Argentine anger fades as spring sun shines, vote nears
Buenos Aires — Springtime has burst on this sprawling city with its broad avenues and tree-laced parks like a brilliant sunrise. The troubles of the past winter in this southern world - the cold, the endless economic problems, and the doubts that Argentina would ever hold presidential elections this year - seem less real with the current warming spell.
Elections now are almost certain to take place on schedule Oct. 30. The Argentine military, bruised by 81/2 years of lackluster rule and savagely defeated in last year's war with Britain over the Falkland Islands, is eager to return to the barracks. It appears to have lost the will to govern.
The nation almost seems not to have a government. Brig. Gen. Reynaldo Bignone , named president by the military last year, is hardly ever in the news. The big story is the election campaign. Argentina's next president will inherit a sadly demoralized and economically bankrupt nation.
''Why anyone would want to be president is beyond me,'' mused Deolindo Felipe Bittel, the vice-presidential candidate of the Peronista party.
But there are 13 eager presidential candidates. The polls show Italo Argentino Luder, the Peronista candidate, and his running mate, ''Chaco'' Bittel , are the front-runners. No one seems to know what former President Maria Estela Martinez de Peron, officially still head of the Peronista party, plans to do. She is in exile in Spain, but some Peronists wish she would come back.
''If she does, will that help Luder?'' queried one radio commentator. ''It should enliven the campaign.''
The campaign is already lively. Walls all over the city are covered with campaign posters. Radio and television crackle with comment on the political races. Newspapers and magazines feature the campaign, too. Street-corner crowds gather throughout the city to listen and argue with supporters of one candidate or another.
On Calle Florida, the main shopping street in downtown Buenos Aires, half a dozen knots of people were gathered recently in good-natured debate. Less than a block away, a movie house was showing ''La Republica Perdida'' (The Lost Republic), an angry protest over the past 40 years in Argentina. Its theme is that Argentina has lost its way during the succession of military and civilian governments since 1945.
Many Argentines agree. They are shocked to read that the notorious Triple A organization, a right-wing paramilitary group, is still active. It now stands accused of a series of crimes in the city of Cordoba.
Here in Buenos Aires, the weekly mothers' march in front of the Casa Rosada, the Argentine White House, quietly calls attention to the ''disappeared ones'' - the men, women, and children who were picked up by paramilitary groups like the Triple A and who then vanished.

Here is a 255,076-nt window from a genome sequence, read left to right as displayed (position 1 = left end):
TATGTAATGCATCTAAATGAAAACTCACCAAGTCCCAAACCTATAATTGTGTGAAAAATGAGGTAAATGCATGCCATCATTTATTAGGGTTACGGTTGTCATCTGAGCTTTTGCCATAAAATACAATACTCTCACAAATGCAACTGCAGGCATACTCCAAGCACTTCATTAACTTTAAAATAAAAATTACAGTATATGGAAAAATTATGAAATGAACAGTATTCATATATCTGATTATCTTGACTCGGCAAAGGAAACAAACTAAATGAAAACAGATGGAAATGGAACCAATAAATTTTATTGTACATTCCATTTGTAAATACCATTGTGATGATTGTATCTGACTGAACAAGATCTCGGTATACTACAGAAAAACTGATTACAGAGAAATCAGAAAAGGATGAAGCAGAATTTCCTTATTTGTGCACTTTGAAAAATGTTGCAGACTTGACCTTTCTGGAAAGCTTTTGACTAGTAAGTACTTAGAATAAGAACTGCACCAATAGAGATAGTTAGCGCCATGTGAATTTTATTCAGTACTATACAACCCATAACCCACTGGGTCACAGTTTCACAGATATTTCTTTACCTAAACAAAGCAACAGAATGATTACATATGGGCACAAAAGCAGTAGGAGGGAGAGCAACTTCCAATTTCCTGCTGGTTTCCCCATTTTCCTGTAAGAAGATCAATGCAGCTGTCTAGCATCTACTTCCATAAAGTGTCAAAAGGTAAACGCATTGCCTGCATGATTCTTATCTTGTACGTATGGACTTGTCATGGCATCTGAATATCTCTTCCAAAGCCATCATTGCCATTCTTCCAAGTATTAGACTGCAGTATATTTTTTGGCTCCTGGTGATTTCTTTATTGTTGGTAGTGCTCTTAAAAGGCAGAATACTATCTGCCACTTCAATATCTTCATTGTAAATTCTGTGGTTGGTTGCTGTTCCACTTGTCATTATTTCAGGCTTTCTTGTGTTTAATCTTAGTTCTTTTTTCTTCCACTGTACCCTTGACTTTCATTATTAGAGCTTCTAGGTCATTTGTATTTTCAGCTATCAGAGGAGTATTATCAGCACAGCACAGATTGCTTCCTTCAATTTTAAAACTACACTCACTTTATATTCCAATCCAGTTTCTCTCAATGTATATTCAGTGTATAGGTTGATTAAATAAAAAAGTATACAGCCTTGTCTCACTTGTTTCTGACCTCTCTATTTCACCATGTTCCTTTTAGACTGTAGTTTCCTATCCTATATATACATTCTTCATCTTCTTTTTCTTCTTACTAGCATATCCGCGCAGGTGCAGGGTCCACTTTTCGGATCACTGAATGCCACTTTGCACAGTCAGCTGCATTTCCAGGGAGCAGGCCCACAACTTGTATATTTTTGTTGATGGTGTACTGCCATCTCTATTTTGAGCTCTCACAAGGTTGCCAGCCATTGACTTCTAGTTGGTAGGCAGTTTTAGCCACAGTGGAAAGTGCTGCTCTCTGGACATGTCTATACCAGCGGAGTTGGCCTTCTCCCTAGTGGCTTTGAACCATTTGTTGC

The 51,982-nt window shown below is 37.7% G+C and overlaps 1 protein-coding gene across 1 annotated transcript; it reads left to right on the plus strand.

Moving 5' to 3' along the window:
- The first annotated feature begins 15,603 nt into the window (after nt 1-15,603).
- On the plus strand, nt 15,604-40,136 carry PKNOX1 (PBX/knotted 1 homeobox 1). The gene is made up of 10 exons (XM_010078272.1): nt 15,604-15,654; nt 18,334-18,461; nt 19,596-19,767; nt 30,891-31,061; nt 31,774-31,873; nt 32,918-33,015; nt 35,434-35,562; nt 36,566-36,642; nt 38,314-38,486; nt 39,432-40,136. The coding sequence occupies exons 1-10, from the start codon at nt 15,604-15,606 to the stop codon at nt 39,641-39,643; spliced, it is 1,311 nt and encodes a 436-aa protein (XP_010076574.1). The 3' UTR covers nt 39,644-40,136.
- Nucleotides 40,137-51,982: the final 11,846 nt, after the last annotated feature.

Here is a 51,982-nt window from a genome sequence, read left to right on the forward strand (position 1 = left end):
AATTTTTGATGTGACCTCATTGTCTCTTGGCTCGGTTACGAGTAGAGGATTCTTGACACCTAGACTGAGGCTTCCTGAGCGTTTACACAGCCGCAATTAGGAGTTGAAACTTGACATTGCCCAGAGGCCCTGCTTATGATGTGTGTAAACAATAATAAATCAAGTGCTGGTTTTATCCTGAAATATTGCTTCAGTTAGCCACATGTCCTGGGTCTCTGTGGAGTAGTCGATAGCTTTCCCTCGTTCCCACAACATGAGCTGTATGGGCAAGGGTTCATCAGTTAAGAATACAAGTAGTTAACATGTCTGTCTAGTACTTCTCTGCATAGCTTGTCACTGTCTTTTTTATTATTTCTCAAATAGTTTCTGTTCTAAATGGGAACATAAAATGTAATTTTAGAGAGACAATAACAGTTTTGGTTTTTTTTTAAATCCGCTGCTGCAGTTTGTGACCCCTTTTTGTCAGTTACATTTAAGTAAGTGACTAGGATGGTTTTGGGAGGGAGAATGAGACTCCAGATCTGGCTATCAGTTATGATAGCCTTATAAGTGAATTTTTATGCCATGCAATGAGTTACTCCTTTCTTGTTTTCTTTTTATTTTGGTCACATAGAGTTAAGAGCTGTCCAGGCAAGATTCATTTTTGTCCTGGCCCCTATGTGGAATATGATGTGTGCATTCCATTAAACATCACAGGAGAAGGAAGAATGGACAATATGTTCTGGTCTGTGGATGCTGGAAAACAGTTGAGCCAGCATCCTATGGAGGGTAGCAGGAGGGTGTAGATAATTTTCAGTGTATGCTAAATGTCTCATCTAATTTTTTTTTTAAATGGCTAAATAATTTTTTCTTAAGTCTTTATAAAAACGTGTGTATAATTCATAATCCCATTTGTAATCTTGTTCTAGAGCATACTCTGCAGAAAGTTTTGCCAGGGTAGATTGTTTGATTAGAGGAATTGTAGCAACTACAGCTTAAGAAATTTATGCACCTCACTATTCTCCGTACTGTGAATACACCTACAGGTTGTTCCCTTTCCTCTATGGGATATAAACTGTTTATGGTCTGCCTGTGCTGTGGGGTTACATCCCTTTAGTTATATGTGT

''I'll never see my son,'' one woman says. ''But I have to do this every week in his memory and to let those gorillas (a common Latin American term for the military) know that we will never forget their crimes.''
She is not alone. There is plenty of anger in this nation of nearly 30 million people. Much of it is directed at the military - both for those disappearances and for having got Argentina into the 1982 war with Britain.
Another common concern is how to get through the week on paychecks that no longer stretch to cover necessities. This was the theme of 16 letters to the editor in newspapers on the first day of spring (Sept. 21).
Yet restaurants are full of people eating huge portions of good, but increasingly expensive, Argentine beef. And the La Scala Ballet of Milan performed to a packed and enthusiastic audience that paid 250 pesos each (more than $20) for seats in the Cine Gran Rex. And out in forested Palermo Park, there were hundreds of women in well-tailored fur coats, pushing baby carriages and enjoying the sudden burst of warmish weather. Obviously not all Argentines are hurting.
But the general impression is that for the average Argentine, it is getting harder and harder to make ends meet.
Many here would agree with Radical Party leader Raul Alfonsin, the man likely to place second in the presidential sweepstakes, who says, ''We are on the edge of the abyss and slowly slipping in. For the moment, there is no safety net to catch us.''